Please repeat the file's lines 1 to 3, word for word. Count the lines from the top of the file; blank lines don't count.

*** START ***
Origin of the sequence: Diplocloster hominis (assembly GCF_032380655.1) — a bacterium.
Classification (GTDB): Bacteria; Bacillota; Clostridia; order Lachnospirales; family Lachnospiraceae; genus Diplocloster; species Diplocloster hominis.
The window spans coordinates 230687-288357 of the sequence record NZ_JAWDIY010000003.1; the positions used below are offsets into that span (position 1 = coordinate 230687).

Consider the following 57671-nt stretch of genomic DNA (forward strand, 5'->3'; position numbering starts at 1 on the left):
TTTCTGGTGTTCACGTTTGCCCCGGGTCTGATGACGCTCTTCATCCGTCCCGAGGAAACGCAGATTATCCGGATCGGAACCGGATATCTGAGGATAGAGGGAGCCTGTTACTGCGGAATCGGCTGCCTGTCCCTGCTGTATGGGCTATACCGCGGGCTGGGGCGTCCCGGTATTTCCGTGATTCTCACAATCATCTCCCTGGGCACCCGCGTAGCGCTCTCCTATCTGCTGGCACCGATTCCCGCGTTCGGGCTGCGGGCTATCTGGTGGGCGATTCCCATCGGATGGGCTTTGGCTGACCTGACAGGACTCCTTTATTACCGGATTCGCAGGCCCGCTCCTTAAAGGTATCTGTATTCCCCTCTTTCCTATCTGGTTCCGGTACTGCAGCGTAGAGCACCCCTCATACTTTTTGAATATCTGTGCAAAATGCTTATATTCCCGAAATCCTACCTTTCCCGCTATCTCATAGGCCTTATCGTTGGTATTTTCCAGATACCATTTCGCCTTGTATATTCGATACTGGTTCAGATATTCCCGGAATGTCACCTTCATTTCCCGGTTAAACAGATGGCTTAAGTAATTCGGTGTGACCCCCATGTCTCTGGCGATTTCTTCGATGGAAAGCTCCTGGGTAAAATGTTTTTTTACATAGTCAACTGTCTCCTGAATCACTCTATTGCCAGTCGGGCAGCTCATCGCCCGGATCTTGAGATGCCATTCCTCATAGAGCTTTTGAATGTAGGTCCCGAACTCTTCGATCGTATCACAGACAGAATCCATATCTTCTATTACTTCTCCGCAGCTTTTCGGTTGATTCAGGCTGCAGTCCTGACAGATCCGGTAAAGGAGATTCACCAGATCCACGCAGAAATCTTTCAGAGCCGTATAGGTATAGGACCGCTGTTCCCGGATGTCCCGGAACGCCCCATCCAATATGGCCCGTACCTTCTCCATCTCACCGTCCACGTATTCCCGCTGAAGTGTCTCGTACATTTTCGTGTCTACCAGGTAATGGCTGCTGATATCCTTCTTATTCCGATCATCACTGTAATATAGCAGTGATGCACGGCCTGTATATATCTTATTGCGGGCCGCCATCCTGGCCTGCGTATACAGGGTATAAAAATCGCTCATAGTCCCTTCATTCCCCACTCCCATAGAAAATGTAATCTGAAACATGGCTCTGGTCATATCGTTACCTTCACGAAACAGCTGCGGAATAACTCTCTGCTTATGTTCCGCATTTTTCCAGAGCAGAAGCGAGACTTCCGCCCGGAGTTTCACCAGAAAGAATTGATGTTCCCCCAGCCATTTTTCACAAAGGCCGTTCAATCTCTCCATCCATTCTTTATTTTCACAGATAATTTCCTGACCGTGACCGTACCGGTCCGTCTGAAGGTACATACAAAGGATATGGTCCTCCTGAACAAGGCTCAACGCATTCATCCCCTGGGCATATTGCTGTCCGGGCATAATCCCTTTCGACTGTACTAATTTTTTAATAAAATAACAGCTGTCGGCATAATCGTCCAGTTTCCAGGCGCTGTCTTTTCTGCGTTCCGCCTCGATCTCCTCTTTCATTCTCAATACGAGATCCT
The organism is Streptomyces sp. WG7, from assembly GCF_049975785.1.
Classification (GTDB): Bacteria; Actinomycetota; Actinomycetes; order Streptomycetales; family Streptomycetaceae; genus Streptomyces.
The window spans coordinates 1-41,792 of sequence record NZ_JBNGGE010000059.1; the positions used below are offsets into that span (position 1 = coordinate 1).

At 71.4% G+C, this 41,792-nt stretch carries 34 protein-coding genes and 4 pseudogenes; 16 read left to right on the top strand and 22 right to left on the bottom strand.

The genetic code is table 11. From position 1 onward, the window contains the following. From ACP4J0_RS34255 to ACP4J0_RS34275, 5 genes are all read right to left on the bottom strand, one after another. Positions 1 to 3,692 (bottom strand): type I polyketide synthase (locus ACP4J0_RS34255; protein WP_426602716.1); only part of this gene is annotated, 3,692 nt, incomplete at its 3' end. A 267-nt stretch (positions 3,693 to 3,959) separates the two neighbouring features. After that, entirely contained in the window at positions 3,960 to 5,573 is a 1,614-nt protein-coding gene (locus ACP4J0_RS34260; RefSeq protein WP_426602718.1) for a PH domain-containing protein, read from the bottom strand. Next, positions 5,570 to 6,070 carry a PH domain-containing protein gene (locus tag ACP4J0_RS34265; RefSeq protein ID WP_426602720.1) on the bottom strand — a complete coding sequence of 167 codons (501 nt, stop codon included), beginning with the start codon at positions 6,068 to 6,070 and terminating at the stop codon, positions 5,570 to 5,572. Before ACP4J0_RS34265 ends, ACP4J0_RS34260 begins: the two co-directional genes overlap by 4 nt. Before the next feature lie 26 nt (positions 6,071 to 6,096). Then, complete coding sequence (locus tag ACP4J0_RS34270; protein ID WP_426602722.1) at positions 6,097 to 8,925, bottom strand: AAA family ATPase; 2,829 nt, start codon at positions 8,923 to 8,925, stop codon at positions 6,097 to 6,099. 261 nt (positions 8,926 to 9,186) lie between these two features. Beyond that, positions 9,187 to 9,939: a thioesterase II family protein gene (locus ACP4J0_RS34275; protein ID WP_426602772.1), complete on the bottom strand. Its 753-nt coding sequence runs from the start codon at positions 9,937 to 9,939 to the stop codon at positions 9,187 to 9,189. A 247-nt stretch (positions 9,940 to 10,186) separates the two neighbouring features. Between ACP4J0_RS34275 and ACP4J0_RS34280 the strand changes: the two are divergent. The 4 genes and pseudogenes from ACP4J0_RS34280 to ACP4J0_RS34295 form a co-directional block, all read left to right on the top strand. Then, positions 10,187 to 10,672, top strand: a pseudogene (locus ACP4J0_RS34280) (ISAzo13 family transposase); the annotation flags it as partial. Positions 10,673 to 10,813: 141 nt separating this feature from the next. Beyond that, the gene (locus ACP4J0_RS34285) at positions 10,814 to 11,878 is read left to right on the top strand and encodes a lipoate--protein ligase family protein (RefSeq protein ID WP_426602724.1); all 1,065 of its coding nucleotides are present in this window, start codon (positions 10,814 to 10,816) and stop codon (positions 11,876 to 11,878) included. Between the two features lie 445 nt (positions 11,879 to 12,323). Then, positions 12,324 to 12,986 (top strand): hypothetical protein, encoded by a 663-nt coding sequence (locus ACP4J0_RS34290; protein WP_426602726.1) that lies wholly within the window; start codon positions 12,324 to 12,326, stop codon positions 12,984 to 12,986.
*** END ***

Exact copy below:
Origin of the sequence: Diplocloster hominis (assembly GCF_032380655.1) — a bacterium.
Classification (GTDB): Bacteria; Bacillota; Clostridia; order Lachnospirales; family Lachnospiraceae; genus Diplocloster; species Diplocloster hominis.
The window spans coordinates 230687-288357 of the sequence record NZ_JAWDIY010000003.1; the positions used below are offsets into that span (position 1 = coordinate 230687).